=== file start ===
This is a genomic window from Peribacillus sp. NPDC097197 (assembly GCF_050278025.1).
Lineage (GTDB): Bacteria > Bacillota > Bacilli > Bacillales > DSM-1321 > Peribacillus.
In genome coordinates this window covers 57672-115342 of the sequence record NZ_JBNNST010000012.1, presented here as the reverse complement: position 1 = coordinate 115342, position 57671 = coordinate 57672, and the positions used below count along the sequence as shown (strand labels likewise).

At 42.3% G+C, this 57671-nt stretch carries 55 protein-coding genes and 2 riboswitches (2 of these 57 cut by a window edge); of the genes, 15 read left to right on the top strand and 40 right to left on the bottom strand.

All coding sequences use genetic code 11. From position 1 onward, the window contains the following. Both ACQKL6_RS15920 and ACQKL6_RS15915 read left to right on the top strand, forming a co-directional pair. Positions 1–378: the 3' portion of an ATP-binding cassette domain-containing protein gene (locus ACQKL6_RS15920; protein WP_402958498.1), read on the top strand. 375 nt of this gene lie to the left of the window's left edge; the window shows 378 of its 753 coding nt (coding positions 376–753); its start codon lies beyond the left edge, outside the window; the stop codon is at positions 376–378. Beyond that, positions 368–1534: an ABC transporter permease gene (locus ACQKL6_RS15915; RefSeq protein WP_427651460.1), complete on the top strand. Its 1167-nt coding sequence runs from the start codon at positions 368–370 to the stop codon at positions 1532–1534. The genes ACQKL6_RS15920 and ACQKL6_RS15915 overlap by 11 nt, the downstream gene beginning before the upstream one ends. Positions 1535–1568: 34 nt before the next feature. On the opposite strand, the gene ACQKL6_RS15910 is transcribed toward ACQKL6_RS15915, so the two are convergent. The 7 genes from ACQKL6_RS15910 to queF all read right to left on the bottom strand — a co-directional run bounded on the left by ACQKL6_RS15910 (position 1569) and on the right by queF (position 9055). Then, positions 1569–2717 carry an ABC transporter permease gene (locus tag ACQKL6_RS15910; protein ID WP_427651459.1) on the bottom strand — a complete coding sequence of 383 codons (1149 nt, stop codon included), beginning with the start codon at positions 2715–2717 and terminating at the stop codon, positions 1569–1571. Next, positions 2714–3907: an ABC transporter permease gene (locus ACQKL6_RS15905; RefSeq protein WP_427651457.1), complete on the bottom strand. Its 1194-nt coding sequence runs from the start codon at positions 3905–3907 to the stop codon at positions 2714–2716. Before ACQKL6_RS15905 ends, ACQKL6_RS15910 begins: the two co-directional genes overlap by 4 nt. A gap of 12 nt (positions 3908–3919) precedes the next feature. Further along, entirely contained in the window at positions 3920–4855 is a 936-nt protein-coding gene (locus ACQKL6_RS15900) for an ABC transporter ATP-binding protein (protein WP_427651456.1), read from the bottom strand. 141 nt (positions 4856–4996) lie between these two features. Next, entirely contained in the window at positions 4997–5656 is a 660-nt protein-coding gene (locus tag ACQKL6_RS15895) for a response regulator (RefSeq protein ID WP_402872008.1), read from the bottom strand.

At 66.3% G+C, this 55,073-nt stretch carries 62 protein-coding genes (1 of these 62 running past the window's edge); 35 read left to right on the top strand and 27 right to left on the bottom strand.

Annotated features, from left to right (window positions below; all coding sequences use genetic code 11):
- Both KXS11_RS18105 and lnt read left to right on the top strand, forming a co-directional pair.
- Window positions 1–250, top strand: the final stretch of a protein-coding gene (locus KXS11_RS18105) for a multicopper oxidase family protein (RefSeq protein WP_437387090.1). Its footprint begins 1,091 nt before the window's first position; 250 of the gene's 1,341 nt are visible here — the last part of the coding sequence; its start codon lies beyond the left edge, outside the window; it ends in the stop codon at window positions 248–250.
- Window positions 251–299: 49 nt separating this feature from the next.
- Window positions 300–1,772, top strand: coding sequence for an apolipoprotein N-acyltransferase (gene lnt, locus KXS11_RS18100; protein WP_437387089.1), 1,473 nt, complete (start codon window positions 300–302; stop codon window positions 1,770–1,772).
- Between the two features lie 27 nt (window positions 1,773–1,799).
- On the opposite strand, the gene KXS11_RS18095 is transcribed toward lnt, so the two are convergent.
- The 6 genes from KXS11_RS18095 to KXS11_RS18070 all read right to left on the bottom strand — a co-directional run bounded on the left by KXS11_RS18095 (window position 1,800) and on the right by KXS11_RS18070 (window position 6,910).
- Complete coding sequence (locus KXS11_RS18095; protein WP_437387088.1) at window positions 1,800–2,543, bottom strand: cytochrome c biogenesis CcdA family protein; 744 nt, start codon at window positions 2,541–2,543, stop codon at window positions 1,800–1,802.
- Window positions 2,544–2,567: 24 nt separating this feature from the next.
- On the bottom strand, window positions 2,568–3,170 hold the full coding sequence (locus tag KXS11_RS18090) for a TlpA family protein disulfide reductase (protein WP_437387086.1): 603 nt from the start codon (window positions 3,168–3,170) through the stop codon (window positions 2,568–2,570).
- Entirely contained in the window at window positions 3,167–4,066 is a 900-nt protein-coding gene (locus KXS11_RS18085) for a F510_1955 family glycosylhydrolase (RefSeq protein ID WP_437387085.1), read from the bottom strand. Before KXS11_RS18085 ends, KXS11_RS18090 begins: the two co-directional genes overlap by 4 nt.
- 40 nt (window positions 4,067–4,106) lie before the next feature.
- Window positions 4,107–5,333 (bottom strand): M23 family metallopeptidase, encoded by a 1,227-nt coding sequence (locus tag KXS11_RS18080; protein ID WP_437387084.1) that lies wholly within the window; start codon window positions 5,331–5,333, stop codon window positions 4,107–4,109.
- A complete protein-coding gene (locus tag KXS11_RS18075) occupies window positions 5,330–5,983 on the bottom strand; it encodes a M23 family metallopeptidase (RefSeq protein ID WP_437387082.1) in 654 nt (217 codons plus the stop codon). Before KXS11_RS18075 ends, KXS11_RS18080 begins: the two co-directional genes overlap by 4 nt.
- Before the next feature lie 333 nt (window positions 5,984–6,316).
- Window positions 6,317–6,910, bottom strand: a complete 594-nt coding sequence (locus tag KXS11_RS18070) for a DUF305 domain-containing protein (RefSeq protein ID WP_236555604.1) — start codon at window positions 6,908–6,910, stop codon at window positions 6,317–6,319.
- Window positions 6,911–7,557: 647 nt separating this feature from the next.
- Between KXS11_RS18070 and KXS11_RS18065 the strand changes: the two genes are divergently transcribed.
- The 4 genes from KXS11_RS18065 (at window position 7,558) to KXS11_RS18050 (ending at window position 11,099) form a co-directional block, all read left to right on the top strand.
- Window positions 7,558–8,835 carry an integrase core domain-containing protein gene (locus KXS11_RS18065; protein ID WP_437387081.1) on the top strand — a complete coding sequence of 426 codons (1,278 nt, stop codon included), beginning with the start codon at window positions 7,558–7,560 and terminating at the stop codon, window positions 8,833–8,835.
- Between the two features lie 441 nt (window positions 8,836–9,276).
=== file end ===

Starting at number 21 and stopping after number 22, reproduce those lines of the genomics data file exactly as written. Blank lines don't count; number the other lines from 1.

- A complete protein-coding gene (locus tag KXS11_RS18075) occupies window positions 5,330–5,983 on the bottom strand; it encodes a M23 family metallopeptidase (RefSeq protein ID WP_437387082.1) in 654 nt (217 codons plus the stop codon). Before KXS11_RS18075 ends, KXS11_RS18080 begins: the two co-directional genes overlap by 4 nt.
- Before the next feature lie 333 nt (window positions 5,984–6,316).